Healthy & Sustainable Business Finances

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Kathy (guest):

You should not, for example, have your bookkeeper go enter the bill, pay the bill, reconcile the bill, because these are three different touchpoints, and someone can just create a fictional bill, pay yet reconcile it, and you will not know about it.

Lucy (host):

Hello and welcome to The Lucy Liu Show, the fueling station for your mind, business, and life. And now, here’s your host, Lucy Liu.

Lucy (host):

Are you a business owner struggling to understand your financials and not knowing how to use that information to plan your business? Hello, hello, beautiful souls. Welcome to today’s episode. I’m here with Kathy Bettina, podcast host of Help, My Business is Growing, and the founder of New Castle Finance, a company offering fractional CFO services to women-owned businesses. For 14 years, Kathy Deb held senior-level financial planning analyses for Fortune 500 companies. She saw firsthand how big companies use financial information to drive those companies forward. But she also didn’t think it’s fair how large companies have huge teams of experts taking care of their finances, while smaller business owners are expected to do it on their own. That’s why she started New Castle Finance because she wanted to offer those same powerful financial insights to small businesses as well. So welcome to my show, Kathy.

Kathy (guest):

I’m so glad to be here. Thanks so much, Lucy, for having me. Love it.

Lucy (host):  

So we’re talking about having a healthy and sustainable business? What exactly does a business need in order to be healthy and sustainable financially?

Kathy (guest):  

Now there’s this is a great question. It’s also very a very loaded question. Because there’s so many things, obviously, what any business needs its customers, because if we don’t have customers, we just don’t have a business. So but in terms of finances, and in terms of the way how the business is structured, is making sure that the business, the way how we running it, it’s actually being supported in the future so that we’re not just thinking about it in the short terms, but also in the long term. And I will give an example what I mean by that, right now, you know, we’re recording this in April 2023. There’s a lot of businesses there are cutting their marketing and marketing costs and advertising costs. And the problem with that is that when you are cutting in right now short term, it might look great on your profit and loss statement. But in a long term, it’s really not sustainable for the business because you’re cutting yourself off from that future generating revenue that might come in the future. So that’s what I mean when I talk about healthy and sustainable businesses is thinking about the decisions that you make in the business. How is that going to affect you in the long term, not just right now because it might look great on paper right now? But later on, it will come in bite you back, unfortunately.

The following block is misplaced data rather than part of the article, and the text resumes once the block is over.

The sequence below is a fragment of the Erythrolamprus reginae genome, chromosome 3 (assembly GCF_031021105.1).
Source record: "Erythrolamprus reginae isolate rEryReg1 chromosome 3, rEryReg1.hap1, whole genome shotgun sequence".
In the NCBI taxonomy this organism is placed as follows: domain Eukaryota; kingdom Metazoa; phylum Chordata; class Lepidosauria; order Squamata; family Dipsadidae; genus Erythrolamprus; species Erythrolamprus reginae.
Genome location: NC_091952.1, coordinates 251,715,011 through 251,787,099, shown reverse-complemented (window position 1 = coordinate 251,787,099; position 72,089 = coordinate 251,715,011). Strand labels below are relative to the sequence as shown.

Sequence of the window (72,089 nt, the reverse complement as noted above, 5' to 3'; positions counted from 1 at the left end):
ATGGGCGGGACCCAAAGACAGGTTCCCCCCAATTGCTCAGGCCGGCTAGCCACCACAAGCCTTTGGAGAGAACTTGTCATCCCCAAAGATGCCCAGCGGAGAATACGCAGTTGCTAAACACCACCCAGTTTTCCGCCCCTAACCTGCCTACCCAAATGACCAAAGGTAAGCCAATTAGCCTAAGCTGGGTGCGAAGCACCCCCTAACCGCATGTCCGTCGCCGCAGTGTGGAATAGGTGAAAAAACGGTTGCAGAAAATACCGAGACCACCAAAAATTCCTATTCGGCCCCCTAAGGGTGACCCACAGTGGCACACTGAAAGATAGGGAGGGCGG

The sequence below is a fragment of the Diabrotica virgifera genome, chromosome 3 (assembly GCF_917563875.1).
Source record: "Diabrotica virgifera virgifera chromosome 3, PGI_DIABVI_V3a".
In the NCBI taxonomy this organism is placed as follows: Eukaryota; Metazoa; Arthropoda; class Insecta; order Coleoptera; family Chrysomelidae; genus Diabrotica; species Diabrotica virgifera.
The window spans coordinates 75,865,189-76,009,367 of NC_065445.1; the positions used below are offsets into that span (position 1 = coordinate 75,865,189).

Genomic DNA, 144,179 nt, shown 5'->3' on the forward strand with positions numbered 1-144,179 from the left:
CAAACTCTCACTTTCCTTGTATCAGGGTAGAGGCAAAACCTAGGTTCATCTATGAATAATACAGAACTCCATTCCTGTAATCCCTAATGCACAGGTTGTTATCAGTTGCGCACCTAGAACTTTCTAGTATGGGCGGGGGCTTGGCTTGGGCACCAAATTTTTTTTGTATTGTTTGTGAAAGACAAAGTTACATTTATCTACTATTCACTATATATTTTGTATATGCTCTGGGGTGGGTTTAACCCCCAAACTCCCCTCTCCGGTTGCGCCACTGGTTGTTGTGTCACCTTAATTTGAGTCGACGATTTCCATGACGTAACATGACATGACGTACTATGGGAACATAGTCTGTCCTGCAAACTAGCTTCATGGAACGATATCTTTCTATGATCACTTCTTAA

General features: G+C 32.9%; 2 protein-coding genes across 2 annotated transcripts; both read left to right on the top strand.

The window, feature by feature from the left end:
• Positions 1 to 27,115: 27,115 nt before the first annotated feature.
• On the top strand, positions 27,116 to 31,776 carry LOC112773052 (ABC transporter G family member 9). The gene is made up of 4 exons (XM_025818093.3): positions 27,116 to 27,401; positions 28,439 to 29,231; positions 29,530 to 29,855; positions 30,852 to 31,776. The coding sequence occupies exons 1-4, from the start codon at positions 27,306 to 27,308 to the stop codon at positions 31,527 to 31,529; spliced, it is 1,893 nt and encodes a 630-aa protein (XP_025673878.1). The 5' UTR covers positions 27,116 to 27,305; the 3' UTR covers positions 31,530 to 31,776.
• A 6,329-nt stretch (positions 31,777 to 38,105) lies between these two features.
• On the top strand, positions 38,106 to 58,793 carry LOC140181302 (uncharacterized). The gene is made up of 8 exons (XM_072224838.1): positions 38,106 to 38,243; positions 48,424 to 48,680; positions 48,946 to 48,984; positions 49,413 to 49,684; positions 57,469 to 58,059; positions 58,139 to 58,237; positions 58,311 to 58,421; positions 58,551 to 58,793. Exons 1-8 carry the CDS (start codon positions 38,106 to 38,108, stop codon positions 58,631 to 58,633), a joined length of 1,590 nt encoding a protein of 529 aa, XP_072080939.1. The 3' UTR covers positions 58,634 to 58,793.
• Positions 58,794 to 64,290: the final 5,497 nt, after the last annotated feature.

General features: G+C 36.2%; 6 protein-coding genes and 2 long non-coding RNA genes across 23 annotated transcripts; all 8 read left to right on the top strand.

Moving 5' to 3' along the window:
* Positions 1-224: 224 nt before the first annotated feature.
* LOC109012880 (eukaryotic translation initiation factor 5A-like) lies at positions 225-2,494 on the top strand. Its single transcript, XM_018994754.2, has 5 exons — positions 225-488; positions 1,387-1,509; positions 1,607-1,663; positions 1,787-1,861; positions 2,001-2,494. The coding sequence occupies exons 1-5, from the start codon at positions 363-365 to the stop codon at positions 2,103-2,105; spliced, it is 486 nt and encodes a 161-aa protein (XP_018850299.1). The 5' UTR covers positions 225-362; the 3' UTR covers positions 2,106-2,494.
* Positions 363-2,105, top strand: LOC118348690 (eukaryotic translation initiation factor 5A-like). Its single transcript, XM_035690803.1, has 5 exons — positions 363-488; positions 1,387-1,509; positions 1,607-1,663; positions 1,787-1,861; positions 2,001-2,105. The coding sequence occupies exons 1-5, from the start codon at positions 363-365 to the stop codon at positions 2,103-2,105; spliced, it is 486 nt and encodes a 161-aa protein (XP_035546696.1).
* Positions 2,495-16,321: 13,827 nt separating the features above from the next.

Lucy (host):  

Yes, I absolutely agree. So many business owners identify themselves as number-phobic right? We all say, Oh, I’m not good with numbers. People get stressed out and they get anxiety just looking at numbers. Obviously, my suggestion to my clients is always just to work with an expert. And you speak a lot about fractional CFO. So for those who’s not familiar with what a fractional CFO is, can you tell us more about who that person is and how they’re different from accountants or bookkeepers?

Kathy (guest):

So, fractional CFO might sound like a fancy term, but really it’s not. Essentially, what it means when you think about a fraction, is that it’s a part of something. So, what it means is that you get a CFO that you’re sharing with other businesses as well. You get a fraction of the CFO that’s going to be supporting your business. That’s a good question that you have: What’s the difference between a bookkeeper, an accountant, and a fractional CFO? The best way to describe this is that a bookkeeper is very transactional. In your business, they’ll make sure that your bills are coming in correctly, your invoices are segmented correctly, and they’ll reconcile your bank account. All that stuff needs to happen in the business to get the financial data right. So, they pay the bills, and they make sure you actually get the money. Accountants are mostly focused on taxes, at least in the Small Business Accounting base, and making sure that you’re compliant, that you’re paying sales taxes, your actual federal taxes, and all that good stuff about taxes. But you’ll notice when I’m talking about bookkeepers and accountants, they’re very focused on what happened in the past in your business. So, their main focus is on what has happened in your business in the past and making sure that the numbers are correct. But we all know that just because we have the past done well, that doesn’t mean that the future is going to be done well, right? So, how do you take that information that your bookkeeper or accountant is giving you? And how do you make decisions out of this so that you can hire the right people and have the right business strategy? How is that going to look like? That is something that fractional CFOs do. Bookkeepers and accountants take care of the past, fractional CFOs take care of the future.

Lucy (host):

I love that. So, for you and your clients, do they still work with their accountants and bookkeepers when they work with you?

Kathy (guest):

Yes, for sure. And I will not work with a business owner that does not have a bookkeeper and accountant in place. That will not happen. I will tell them right there that stops because I cannot help them if they don’t have that. For us to be able to do the planning, the analysis, the future vision, and to figure out the decisions that we need to make, we need to rely on the reports and all the data that accountants and bookkeepers are providing. But that is absolutely foundational for any type of strategic financial work that we need to be doing.

Lucy (host):